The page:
to preserve many of the old games
and as their voices come to tOYOll you
through the dusk they are musical musi al
I with the joy of youth but from your
seat on the porch you miss the th per ¬
sonal sense sense of wonder won erand and enthusiasm
that converts all allchildlife childlife every ¬
where into fairyland That you have
lost that It Is you seek to revive
when you recall the days of long ago
but the U e children have it and with its
help they are building now as you
built then
That dear old town the town where
your 9ur boyhood boy hoorl was passed No changes
that have haycsince since slncebeen been made can efface
it from your mind as it was nor
could its complete physical physlcall restora Btcra ¬
tion to the condition In which you OU
knew it satisfy you as memory does
for by memory you see it now with
the eager wondering eyes of child ¬
There was the town clock high up
In its tower of course it told the
time day and night tarough t the year
but In your memory it is illuminated
on a night like this and the hands
are creeping up to 9 oclock 1 md
when the bell strikes mother will be
calling you to go to bed Do you re ¬
call the first time Umeyou you ever saw
clock at night when you looked
and saw two of its illuminated faces
shining like two big moons Did you
ever hear any bell with as sweet t
L tone as that clock had during the 10n
watches of the night when you
ill and restless
There was the carpenter shop
where whereY you u rolled in the shavings
got blOcJcs of wood to whittle
where the men would help you yo
kites and boats and mend your wagon
all free of f charge and just for th <
love of having you around
are no such shops how now Ah you
never forget the day Billy Brown th <
S head journeyman turned a bit o
lignum vitae into a pegging top fo
you OU and put a plug in It made fro
L the end of a a broken rattall file An <
that top Well well well The boys 0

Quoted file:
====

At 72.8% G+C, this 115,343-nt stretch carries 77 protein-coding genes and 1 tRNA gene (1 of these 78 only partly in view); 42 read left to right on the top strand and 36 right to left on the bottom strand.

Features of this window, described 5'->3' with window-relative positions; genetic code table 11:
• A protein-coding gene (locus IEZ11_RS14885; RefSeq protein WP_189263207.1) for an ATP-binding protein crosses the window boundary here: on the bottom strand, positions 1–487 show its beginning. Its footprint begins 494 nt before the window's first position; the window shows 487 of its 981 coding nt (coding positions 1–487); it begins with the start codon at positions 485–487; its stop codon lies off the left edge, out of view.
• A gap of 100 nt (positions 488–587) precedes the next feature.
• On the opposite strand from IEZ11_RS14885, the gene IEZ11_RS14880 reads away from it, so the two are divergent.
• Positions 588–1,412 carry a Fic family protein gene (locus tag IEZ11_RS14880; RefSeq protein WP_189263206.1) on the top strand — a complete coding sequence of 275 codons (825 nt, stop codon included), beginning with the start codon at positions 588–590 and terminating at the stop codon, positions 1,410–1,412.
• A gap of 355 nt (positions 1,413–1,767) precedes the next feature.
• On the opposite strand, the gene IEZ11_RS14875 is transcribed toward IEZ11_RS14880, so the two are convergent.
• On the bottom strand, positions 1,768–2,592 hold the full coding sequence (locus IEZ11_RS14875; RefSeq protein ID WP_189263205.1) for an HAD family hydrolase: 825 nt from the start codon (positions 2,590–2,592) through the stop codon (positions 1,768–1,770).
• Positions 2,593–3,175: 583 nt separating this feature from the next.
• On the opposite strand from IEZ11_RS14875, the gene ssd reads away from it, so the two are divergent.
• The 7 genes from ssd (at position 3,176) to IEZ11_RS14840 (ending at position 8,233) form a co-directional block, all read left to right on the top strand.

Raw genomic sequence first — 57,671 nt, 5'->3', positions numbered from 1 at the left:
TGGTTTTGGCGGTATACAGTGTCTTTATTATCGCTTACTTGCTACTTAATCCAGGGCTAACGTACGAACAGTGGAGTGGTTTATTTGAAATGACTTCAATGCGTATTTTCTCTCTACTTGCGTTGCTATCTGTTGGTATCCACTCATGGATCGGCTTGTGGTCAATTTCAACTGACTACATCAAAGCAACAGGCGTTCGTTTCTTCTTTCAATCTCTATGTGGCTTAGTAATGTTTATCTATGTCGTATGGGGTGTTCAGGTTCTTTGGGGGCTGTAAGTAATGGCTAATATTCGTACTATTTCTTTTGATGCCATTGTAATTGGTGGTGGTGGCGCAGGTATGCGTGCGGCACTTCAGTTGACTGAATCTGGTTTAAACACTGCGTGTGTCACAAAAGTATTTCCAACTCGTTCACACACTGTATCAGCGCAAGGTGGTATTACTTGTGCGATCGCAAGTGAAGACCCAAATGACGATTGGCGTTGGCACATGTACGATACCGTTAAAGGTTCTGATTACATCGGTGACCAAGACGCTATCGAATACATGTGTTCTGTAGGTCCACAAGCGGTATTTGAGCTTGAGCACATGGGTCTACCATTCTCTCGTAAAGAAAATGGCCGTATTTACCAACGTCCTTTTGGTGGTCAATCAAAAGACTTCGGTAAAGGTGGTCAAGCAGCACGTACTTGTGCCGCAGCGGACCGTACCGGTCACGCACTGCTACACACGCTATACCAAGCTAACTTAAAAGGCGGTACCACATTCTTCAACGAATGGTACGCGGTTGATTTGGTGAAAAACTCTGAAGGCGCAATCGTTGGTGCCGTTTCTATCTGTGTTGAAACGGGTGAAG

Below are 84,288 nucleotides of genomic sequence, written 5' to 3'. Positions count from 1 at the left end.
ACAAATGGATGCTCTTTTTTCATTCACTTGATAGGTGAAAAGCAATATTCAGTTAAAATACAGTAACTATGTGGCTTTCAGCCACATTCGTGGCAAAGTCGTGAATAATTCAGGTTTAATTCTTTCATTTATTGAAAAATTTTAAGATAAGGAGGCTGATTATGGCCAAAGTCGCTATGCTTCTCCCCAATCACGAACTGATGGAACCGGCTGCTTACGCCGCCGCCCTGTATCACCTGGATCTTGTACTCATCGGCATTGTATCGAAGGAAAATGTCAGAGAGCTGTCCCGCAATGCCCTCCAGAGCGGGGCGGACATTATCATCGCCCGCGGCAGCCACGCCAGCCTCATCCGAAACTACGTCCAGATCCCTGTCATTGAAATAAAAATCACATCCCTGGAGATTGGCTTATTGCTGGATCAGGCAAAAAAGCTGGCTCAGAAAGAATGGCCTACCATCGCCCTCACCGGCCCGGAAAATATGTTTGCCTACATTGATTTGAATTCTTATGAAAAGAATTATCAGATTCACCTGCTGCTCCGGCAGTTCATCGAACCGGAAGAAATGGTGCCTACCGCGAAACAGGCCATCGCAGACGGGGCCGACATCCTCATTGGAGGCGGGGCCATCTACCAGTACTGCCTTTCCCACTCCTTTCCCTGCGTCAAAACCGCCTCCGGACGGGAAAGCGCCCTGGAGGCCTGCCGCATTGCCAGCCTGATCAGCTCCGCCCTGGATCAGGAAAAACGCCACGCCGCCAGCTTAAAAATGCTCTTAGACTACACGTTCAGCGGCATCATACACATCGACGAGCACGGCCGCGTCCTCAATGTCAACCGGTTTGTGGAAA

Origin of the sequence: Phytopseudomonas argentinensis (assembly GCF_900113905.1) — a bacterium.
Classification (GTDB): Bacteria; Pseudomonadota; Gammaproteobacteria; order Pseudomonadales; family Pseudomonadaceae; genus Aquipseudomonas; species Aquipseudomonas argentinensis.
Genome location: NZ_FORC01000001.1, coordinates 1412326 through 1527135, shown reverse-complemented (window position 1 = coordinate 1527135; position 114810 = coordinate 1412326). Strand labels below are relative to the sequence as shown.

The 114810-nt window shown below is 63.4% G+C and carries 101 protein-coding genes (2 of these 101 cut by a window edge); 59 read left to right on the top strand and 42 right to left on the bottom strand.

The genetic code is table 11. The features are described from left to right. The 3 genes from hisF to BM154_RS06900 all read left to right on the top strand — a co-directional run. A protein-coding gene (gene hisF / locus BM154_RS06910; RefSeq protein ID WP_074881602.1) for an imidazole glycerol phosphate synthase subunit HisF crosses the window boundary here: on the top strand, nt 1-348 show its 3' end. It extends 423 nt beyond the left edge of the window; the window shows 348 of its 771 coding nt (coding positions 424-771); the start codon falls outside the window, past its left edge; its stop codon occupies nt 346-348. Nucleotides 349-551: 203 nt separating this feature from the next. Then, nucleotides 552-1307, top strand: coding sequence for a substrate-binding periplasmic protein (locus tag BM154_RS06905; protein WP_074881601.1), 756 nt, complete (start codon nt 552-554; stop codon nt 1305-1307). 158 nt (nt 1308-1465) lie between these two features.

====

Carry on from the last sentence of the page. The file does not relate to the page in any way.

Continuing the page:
1 today have to buy their tops an <
they are poor machinemade thing
i and full of knots they dont
know what lignum lIglumvitae vitae is
At school during the long recess
i the game g 1 ie was Vas tOW townball lbal1 or prison
1 ersbase or sbase or duckonDavy accord
ing to the season ae 1son < of the year earan
V after school and a d on Saturdays ther
was fishing fi hing and md swimming Ah
those were great days
But the town had terror and
also to draw dra w wout out the thetender tender tentacles l
of your soul
There was the haunted house with
the shutters always closed What an
air of mystery what an awful sug si ¬
gestion of hidden crime in its very
appearance C e As the children Ch i1dren hurried hurrledby
by on the other side of the street l
tales of dreadful butchery and of Ofr j r
sudden and cruel treachery tr achery were werej j
whispered What delicipus shivers
used to run down your your little litt e spine at j
those tlpse tales of horror what furtive furth
glances glancEsyoJl you yo cast at its spooky sur ur ¬
roundings How you avoided the
overgrown o iergrown paths I aths and the riotous pro ¬
fusion fuslonol of Its neglected negl Ct dgarden garden
On Sunday Sundayafternoons afternoons father who
had been too ioobusy busy during the the week to
pay ay much attention to your pleasures
and who wh was wa too pious piO s to take any
recreation on Sunday not relating to
the futnr life took t ok you YOUf for t a long
walk allc abouc a abou bou i the outskirts of the town
invariably visiting IIUng the cemetery There
among am ng the weepingwillows the yew
tree tr > the box and th the cypress were wer
the themosscovor mosscovor l ssonuments s1 aonument numenf and the
mounds s covered by the trailng myr ¬
tIe The rhebirdssang birds sang sweeter in the
old ldchurch church yard thananYWhereel than anywhere else e
and andyouoffen you often wondered how there
could be so much beauty beautyaTl ari d dsadness sadness
Iinsuch in such a quiet place But the chief
I attraction n Of of the cemetery was the
grave of the unknown lady who had
I formerly inhabited the grea great tsquare t square
house In the center c nterof of the town She
had been a great beauty it waswhis was whlsr
pered that she had belonged to the th
English nobility nobilityor or evert to w the
royal family itself ltselfshe itselfshe she h 54 d always alwa ys
been lonely and grand grnn an h < lnyster1ous rn raysterious ster1ous
l And this was her resting restL place Hace be be ¬
neath an unmarked monument mon ri rient ent
Do you ever ci er think of f thbold the old town
as you sit in the dusk and aI1dt c uc fio 1 cheer che r ¬
ful ul voices v Icesof of the children fiOrne c o ole oie le across across
the thestr street et to you
It has to be a dmitted dm 1ltedlhat that the Na Na
tlonals tlonalswillget wI will get get to the cellar lla < If they the i fol f l ¬
low their noses
The Vassar girl glrtwh who ho deplores the
tameness of men hasnt hasnt hasn t heard hC 1r about abo t
Harry Lehr and Mae Wood ood
Nobody has ha yet counted up how ho many j